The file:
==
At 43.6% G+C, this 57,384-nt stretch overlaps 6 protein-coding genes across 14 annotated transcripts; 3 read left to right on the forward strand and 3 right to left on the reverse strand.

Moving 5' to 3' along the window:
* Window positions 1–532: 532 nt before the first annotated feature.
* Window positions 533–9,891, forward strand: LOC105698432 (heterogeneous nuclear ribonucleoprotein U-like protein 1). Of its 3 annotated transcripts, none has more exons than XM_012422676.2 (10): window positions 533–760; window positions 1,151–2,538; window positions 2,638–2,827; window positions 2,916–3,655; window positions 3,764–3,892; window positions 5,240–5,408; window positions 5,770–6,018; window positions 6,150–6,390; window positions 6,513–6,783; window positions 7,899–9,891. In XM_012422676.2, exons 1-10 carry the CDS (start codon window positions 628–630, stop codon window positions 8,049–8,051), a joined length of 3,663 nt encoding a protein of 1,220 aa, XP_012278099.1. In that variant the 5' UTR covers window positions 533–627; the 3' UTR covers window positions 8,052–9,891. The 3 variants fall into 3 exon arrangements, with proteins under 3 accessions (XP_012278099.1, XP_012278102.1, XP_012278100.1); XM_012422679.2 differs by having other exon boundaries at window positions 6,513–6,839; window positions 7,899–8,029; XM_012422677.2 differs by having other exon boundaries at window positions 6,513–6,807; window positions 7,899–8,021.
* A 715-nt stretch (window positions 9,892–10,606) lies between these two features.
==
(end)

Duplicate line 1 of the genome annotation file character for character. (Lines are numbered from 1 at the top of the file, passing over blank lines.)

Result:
At 43.6% G+C, this 57,384-nt stretch overlaps 6 protein-coding genes across 14 annotated transcripts; 3 read left to right on the forward strand and 3 right to left on the reverse strand.